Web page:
News: In a new 76-page report analyzing 13 years of United Nations resolutions on the Arab-Israeli conflict, the United Nations Association of the United Kingdom (UNA-UK) has concluded that UN resolutions are markedly slanted against Israel. In light of the study’s conclusions, Malcolm Harper, speaking on behalf of the UNA-UK (of which he was director until recently), called for an examination into how, if at all, these lopsided resolutions contribute to the Middle East peace process. The report, made public here for the first time, makes the following principal findings:
The texts of UN General Assembly and Security Council resolutions are often unbalanced in terms of the length of criticism and condemnation of Israeli actions in the Occupied Territories as against Palestinian actions such as suicide bombings.
The United Nations is palpably more critical of Israeli policies and practices than it is of either Palestinian actions or the wider Arab world.
- In resolutions of the UN General Assembly, [v]iolence perpetrated against Israeli civilians, including the use of suicide bombers, is mentioned only a few times and then in only vague terms.
Analysis: At a September 2003 meeting of the Executive Committee of the World Federation of UN Associations, Rena Shashua-Hasson of Israel asked her fellow members to sign a statement criticizing the imbalance of UN resolutions on the Middle East. Several balked, claiming they first needed to look into the issue. The UNA-UK volunteered to do the necessary research, and produced its report one year later.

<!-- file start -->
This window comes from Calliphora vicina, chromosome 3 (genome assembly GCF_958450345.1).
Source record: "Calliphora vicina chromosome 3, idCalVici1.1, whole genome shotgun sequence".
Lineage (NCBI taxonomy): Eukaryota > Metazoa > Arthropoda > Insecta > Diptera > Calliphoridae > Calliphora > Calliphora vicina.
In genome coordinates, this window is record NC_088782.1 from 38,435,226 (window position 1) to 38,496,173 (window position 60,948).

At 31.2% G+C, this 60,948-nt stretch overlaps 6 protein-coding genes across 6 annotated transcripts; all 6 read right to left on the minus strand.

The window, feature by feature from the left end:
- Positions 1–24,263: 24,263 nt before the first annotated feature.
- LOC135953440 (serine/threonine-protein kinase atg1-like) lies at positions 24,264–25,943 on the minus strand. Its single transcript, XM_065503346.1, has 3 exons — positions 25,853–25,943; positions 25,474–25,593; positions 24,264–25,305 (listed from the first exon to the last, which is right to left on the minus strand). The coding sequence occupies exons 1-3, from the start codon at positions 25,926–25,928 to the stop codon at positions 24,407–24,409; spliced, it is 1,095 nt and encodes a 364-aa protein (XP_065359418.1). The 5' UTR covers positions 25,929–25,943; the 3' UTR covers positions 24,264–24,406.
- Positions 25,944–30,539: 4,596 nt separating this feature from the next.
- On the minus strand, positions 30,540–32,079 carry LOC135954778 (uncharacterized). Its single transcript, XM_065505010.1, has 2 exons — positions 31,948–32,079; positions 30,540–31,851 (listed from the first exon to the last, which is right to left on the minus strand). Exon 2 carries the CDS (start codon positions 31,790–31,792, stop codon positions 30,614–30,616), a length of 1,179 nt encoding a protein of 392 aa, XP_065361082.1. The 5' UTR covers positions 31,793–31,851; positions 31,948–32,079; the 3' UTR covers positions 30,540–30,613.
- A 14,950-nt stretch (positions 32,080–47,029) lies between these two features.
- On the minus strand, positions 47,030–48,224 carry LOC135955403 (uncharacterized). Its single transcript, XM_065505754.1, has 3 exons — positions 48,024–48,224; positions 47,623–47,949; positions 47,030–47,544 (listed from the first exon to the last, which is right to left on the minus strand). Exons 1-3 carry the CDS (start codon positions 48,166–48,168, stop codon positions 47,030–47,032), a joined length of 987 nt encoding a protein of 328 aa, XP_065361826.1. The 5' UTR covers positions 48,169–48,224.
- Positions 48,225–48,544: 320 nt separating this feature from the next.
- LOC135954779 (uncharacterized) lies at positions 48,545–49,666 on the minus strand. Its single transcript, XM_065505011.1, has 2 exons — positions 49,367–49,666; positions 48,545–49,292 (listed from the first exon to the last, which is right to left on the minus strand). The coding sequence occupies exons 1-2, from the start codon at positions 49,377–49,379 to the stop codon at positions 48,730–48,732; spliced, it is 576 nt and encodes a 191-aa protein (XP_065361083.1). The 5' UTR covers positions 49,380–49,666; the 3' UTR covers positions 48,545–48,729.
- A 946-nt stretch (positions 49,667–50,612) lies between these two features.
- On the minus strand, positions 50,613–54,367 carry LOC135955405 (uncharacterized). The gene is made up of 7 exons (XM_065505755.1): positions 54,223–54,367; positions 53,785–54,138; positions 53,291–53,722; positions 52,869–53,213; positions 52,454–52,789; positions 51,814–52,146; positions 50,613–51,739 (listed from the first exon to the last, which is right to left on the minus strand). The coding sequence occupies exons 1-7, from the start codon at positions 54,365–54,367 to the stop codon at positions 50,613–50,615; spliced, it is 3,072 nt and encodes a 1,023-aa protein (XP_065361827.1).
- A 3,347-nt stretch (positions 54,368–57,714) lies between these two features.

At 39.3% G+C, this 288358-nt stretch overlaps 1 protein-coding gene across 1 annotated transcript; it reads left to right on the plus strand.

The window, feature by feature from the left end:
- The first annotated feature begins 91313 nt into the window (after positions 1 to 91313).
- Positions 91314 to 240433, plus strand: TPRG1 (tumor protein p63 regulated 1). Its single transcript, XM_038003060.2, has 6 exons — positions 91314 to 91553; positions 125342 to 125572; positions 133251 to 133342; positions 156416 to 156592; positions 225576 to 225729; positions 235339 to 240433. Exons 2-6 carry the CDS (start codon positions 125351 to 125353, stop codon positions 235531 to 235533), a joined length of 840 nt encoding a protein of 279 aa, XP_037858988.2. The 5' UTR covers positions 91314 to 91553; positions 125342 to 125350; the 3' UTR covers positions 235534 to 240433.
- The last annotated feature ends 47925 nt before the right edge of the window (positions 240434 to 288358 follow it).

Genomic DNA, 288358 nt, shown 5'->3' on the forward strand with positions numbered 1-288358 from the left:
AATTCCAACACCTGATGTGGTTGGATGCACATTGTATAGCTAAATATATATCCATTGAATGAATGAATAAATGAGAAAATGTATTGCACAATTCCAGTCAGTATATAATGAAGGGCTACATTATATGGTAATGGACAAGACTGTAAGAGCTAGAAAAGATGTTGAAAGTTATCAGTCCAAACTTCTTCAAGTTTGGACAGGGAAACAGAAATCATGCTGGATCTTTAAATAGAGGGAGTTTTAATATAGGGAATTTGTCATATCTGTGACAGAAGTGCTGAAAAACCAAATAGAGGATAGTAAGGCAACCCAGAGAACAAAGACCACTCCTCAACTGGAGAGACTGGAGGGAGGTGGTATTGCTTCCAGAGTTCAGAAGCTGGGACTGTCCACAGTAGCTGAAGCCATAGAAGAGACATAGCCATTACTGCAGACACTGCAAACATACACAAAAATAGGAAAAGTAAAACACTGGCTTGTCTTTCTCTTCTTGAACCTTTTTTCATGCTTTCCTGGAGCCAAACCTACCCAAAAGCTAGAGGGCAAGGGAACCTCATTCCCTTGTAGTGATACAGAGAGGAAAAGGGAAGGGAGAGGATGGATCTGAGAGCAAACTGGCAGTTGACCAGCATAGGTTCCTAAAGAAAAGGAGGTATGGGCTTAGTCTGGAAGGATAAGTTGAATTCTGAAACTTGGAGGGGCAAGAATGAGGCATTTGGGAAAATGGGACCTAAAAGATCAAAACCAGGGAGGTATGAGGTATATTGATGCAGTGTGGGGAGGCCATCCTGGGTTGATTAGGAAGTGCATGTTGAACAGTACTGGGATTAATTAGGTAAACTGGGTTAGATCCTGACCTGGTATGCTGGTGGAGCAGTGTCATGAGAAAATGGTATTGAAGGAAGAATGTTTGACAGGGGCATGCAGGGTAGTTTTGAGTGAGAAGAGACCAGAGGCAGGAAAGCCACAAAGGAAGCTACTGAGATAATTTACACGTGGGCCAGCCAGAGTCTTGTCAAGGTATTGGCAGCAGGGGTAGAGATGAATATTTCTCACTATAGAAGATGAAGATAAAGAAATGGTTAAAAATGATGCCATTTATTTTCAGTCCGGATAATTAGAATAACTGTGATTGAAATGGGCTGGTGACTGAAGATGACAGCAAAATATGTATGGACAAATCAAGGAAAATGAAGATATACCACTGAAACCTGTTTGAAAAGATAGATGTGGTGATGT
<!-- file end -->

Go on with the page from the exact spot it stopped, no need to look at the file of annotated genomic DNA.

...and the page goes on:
The report, together with UNA-UKs recommendation for action, boldly confronts one of the UN’s most egregious inequities. Bold, because most individuals from the diplomatic, NGO and academic establishments prefer to ignore this prickly issue or, at most, to make due with a vague reference to the general problem of politicization. The UNA-UK report sheds light on the outrageous situation whereby each year Israel is targeted in half the country-specific resolutions at the Commission on Human Rights, and then by some 20 resolutions at the General Assembly.
The UNA-UK appears to have grasped that the original vision of the UN will have little resonance so long as the principal UN organs grossly violate the UN Charters guarantee of equal rights of nations large and small. And that the astonishing amount of time devoted to lopsided resolutions on the Middle East directly detract from the time and resources the UN ought to spend on confronting hunger in the Ivory Coast or mass rape in Darfur, both of which continue unabated.
True, the bulk of the report is a laundry list of UN resolutions, and the study comes up long on textual citations and short on analysis. Despite these flaws, the report makes it abundantly clear that the UN needs to change its ways.
As it happens, UN Watch, under the chairmanship of Ambassador Alfred H. Moses, has been charting the way forward. UN Watch spearheads a diplomatic campaign to replace the lopsided and counter-productive annual resolutions with a single balanced resolution that would address Israeli and Arab obligations. In April 2004, a proposed text for just such a balanced resolution was presented to the Commission on Human Rights by the head of the U.S. delegation, to consider for the future.
The future is now. Significantly, as Mr. Harper learned from the U.K. Permanent Representative to the UN in New York, the European Union group at the UN is currently seeking to establish a broad discussion of the utility of the annual anti-Israel resolutions. To be sure, moving to a single balanced resolution will incur the wrath of the 57-strong Islamic group at the UN, and hence require a good dose of political will. The UNA-UK has shown its courage. Will European states, whose role is determinative here, now do the same?